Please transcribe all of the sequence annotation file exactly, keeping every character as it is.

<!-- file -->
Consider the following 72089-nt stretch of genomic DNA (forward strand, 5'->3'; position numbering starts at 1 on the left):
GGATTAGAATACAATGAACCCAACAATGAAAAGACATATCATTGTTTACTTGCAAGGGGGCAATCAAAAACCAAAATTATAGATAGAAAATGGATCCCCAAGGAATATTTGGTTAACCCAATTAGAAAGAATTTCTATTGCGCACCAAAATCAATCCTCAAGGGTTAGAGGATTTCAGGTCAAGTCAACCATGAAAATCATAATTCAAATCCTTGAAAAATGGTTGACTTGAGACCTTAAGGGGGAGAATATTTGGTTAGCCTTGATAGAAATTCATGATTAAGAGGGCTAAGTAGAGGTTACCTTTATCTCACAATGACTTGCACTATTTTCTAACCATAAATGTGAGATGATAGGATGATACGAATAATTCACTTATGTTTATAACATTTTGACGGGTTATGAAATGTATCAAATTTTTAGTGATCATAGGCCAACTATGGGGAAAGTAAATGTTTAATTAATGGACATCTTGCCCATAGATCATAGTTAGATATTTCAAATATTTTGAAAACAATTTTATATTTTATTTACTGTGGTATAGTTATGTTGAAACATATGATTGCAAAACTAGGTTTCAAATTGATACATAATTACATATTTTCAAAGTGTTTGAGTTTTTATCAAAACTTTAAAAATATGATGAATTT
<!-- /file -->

Consider the following 72089-nt stretch of genomic DNA (forward strand, 5'->3'; position numbering starts at 1 on the left):
GGATTAGAATACAATGAACCCAACAATGAAAAGACATATCATTGTTTACTTGCAAGGGGGCAATCAAAAACCAAAATTATAGATAGAAAATGGATCCCCAAGGAATATTTGGTTAACCCAATTAGAAAGAATTTCTATTGCGCACCAAAATCAATCCTCAAGGGTTAGAGGATTTCAGGTCAAGTCAACCATGAAAATCATAATTCAAATCCTTGAAAAATGGTTGACTTGAGACCTTAAGGGGGAGAATATTTGGTTAGCCTTGATAGAAATTCATGATTAAGAGGGCTAAGTAGAGGTTACCTTTATCTCACAATGACTTGCACTATTTTCTAACCATAAATGTGAGATGATAGGATGATACGAATAATTCACTTATGTTTATAACATTTTGACGGGTTATGAAATGTATCAAATTTTTAGTGATCATAGGCCAACTATGGGGAAAGTAAATGTTTAATTAATGGACATCTTGCCCATAGATCATAGTTAGATATTTCAAATATTTTGAAAACAATTTTATATTTTATTTACTGTGGTATAGTTATGTTGAAACATATGATTGCAAAACTAGGTTTCAAATTGATACATAATTACATATTTTCAAAGTGTTTGAGTTTTTATCAAAACTTTAAAAATATGATGAATTT